current version number. These DLLs are normally installed in the
Mac OS X -- The executable requires the
PLT_MzScheme framework, which is normally installed in
/Library/Frameworks. When using the MrEd engine, the
executable also requires the PLT_MrEd framework from
the same location.
To move the ``stand-alone'' executable to another machine, the DLLs
or frameworks that it uses must also be copied to the other machine.
DrScheme may also ask you to choose a base executable. The
choices are MrEd and MzScheme. MzScheme exectables are
smaller, but have no graphical libraries. Also, under
Mac OS X, executables created with MzScheme as the base can
only be run from the commandline. Using the MrEd base
executable means that your executable can also be launched
from the finder.
TIP: Disable debugging in the language dialog before creating
your launcher. With debugging enabled, you will see a stack trace
with error messages, but your program will run more slowly. To
disable debugging, open the language dialog, click the Show
Details button, and click the No debugging or profiling check
box, if it is available.
DrScheme's constructor-style output treats cons,
vector, and similar primitives as value constructors, rather
than functions. It also treats list as shorthand for multiple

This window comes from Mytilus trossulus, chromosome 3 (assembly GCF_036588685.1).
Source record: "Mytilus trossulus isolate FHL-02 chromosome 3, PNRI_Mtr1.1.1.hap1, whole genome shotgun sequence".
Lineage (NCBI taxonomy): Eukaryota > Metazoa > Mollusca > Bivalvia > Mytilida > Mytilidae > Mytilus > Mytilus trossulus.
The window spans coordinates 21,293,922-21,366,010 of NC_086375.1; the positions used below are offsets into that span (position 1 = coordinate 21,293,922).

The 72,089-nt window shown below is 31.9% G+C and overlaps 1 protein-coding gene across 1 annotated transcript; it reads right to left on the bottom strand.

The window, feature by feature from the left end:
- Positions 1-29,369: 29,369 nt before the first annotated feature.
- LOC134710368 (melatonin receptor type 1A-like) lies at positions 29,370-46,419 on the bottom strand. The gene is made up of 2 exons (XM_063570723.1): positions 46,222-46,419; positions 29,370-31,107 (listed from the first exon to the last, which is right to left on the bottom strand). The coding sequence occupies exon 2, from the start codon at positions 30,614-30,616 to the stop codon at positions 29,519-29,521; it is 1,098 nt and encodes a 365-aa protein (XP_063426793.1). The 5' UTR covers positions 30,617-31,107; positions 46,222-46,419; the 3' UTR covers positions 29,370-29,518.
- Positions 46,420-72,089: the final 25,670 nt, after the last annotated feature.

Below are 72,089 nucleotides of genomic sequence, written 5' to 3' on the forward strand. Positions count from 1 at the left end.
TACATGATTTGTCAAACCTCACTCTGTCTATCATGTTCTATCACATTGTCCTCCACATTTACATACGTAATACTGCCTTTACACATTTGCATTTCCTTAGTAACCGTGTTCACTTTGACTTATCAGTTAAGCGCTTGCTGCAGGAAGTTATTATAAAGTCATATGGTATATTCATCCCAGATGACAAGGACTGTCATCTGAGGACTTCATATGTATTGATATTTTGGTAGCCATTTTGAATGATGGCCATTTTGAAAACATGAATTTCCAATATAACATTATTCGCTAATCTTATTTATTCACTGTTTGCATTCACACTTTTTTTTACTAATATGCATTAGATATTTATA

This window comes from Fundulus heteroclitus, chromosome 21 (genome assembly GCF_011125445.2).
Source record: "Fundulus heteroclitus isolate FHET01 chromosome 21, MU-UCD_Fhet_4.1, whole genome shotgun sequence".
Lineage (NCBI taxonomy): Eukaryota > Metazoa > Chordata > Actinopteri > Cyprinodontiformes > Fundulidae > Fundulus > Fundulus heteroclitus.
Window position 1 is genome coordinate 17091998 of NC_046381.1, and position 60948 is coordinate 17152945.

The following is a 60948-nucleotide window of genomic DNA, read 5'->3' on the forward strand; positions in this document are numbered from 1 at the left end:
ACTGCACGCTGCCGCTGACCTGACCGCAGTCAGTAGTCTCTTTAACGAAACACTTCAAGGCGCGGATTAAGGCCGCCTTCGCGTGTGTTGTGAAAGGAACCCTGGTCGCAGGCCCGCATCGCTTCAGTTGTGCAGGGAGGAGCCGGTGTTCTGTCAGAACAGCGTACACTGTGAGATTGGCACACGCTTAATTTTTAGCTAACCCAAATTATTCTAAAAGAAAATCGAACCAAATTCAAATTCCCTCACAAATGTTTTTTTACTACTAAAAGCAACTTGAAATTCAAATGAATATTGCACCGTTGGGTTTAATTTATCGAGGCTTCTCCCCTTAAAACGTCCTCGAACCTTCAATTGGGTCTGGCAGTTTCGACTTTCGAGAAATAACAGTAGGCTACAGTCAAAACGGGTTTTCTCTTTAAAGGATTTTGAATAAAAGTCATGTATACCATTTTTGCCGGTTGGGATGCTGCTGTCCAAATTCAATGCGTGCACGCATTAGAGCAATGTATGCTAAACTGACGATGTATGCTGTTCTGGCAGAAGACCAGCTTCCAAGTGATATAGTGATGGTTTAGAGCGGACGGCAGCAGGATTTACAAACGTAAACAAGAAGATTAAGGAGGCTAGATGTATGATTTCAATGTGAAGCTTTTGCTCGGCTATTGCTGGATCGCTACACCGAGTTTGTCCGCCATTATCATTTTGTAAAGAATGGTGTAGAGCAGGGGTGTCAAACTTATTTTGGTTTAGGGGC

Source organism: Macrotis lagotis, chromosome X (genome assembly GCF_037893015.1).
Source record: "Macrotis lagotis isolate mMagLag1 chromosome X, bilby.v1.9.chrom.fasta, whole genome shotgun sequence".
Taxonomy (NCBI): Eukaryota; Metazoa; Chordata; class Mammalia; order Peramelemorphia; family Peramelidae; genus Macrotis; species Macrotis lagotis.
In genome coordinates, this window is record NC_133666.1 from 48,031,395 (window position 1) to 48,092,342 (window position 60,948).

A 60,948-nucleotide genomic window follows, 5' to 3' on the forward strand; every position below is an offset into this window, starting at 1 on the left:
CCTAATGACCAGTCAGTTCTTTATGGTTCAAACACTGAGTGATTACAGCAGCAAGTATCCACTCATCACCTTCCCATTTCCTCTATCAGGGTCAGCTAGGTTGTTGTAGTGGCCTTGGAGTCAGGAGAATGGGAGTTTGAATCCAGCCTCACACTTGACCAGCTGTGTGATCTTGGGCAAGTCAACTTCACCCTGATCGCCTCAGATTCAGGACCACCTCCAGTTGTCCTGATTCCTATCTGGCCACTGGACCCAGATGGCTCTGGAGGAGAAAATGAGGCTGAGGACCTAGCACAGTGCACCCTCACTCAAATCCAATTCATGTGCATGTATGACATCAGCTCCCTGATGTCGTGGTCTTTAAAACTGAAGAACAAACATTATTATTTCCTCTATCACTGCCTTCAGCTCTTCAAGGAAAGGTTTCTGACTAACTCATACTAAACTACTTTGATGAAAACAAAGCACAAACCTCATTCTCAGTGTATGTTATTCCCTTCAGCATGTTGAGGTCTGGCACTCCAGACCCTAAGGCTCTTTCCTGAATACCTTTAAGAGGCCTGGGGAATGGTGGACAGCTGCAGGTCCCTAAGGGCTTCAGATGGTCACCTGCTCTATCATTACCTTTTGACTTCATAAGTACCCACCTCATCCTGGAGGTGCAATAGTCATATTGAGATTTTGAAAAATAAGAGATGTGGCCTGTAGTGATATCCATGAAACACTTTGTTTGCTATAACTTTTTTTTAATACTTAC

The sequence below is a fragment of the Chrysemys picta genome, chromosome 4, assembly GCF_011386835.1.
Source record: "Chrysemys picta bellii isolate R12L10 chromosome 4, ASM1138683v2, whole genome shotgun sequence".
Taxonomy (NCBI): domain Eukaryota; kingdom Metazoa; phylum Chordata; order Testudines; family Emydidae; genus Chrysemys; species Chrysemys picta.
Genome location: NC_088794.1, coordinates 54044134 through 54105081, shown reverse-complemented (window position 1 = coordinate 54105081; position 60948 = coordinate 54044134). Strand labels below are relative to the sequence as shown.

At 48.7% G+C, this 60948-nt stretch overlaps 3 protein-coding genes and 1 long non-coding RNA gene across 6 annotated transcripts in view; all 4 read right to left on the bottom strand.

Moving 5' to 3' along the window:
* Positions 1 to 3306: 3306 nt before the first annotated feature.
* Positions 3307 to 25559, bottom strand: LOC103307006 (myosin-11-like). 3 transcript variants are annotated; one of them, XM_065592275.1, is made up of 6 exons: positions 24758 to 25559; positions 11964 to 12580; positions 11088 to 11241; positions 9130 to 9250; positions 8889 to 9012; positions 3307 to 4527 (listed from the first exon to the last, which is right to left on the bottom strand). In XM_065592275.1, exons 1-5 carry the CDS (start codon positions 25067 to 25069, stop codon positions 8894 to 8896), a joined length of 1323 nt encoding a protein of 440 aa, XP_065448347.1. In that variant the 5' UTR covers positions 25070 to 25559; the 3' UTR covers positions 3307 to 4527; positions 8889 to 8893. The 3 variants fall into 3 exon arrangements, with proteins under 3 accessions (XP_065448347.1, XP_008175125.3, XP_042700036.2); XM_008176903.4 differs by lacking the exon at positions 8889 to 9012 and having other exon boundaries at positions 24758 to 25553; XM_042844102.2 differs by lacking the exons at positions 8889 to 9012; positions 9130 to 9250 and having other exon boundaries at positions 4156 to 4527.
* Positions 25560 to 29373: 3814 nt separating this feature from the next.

cons's ending with the empty list. Constructor-style printing
is valuable for beginning computer science students, because output
values look the same as input values.
Results printed in DrScheme's interactions window using
constructor-style printing look different than results printed in
traditional Scheme implementations, which use write to print
results. The table in Figure 1 shows the
differences between values printed in constructor style and values
printed with write.
Figure 1: Comparison of constructor-style output to write
DrScheme's quasiquote-style output combines the
input-output invariance of constructor-style printing with the
S-expression readability of write. It uses quasiquote to
print lists, and uses unquote to escape back to constructor
style printing for non-lists and non-symbols.
With quasiquote-style printing, the above example prints as:
Many Scheme programs avoid explicit input and output operations,
obtaining input via direct function calls in the interactions window,
and producing output by returning values. Other Scheme programs
explicitly print output for the user during evaluation using
write or display, or explicitly request input from the
user using read or read-char.
Explicit input and output appear in the interactions window, but
within special boxes that separate explicit I/O from normal